Firstly I consider the time of the year. There's no point fishing for mullet or bass if they're elsewhere. Although I generally prefer sea fishing I'm not too proud to have a go for something else. It can be very pleasant to dangle a livebait for pike; to flick a lure for perch, chub or trout; to cast a line for dace, grayling or seatrout or even to wait with on tenterhooks for a carp to suck in my breadcrust.

When it comes to saltwater there are many other things to take into account. Take just one or two examples. Firstly safety. Although, over the years, I've done some stupid things I never take chances with the sea. If there's likely to be a big swell that may wash me off a ledge I simply don't go - it's not worth it. Nor do I stand under crumbling cliffs if I can avoid it - I've had a couple of rods destroyed by falling rocks and I wouldn't like it to be my head that was crushed. Secondly, there's tides. Fish have to eat, whatever the stage or state of tide so there is always likely to be something, somewhere that you can try for with confidence. For example, the top of the springs produces surface feeding bass and mullet, the bottom of the neaps (and the springs) can be good for 'wood louse' feeders. There are numerous other examples on ebbing and flowing conditions. Thirdly, I always feel that wind strength and direction are critical. Of course, on an irregular coastline you can nearly always find a bit of shelter (if you want to). Falling, coloured seas after an onshore blow consistently provide good bottom fishing with bait, flat calms can be excellent for using surface popping lures, a bit of a chop will conceal you from fish in the margins and for plugging/spinning it is best to be neither too dirty nor too clear. Lastly, the time of day is an essential consideration. Although there's always a chance of any fish any time, some species feed best in the dark (conger, dogfish, pouting, scad), some in the daylight (mackerel, mullet, wrasse, garfish, plaice), some at any time of the day (bass, cod, etc.) but some of the latter types and many others are essentially 'crepuscular' and will take best at change of light (bass, pollack, coalfish and the like). There are plenty of other things to consider and there's nothing like getting to know your own stretch of coast but combinations of these four factors are enough to be going on with (at least they are for me).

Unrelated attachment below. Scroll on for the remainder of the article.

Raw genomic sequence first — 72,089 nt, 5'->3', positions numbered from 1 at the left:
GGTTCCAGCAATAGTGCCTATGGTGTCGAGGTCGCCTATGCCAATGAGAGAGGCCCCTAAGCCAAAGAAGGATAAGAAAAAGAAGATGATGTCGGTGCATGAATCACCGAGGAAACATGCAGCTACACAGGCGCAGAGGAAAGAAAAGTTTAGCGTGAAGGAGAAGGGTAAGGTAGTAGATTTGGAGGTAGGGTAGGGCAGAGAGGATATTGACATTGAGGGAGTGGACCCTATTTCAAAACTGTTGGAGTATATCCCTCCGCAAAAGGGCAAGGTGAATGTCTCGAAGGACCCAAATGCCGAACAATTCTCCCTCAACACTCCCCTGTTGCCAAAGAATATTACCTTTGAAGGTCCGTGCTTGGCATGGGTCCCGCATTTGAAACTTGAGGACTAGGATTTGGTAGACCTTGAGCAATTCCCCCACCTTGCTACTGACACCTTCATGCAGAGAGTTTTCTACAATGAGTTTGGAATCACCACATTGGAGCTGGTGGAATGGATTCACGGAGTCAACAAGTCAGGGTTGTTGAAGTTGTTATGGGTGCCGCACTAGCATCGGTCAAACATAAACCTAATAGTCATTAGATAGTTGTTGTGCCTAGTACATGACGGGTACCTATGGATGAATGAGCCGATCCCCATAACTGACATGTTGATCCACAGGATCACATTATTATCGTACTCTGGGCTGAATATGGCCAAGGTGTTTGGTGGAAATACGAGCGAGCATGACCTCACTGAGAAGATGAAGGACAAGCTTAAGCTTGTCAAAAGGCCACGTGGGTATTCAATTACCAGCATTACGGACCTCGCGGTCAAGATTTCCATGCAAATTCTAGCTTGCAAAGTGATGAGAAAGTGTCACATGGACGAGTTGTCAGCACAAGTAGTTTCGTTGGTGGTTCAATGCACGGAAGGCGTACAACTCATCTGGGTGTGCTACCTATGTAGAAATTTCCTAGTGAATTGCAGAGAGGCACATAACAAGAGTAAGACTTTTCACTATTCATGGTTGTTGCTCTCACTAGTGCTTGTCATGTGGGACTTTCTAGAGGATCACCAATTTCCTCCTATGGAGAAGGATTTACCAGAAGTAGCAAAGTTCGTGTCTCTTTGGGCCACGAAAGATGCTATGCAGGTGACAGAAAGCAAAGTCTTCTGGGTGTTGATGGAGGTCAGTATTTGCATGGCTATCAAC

If you have any comments or questions about fish, methods, tactics or 'what have you!' get in touch with me by sending an E-MAIL to -

Weed midden.

After a storm the beaches can be well covered in weed.

More weed midden.

It will take a week or so for this mighty midden to cultivate a few trillion maggots and then it will need a big spring tide to release them to the fish.

Weed in water.

This stuff is 'woodlouse heaven' and is easily fishable with a weedless lure but you won't always catch.

What a result!

Bill's big, fat, female bass caught on his home-made Slug-Gill from the woodlouse conditions - obviously ready to spawn but in fine nick.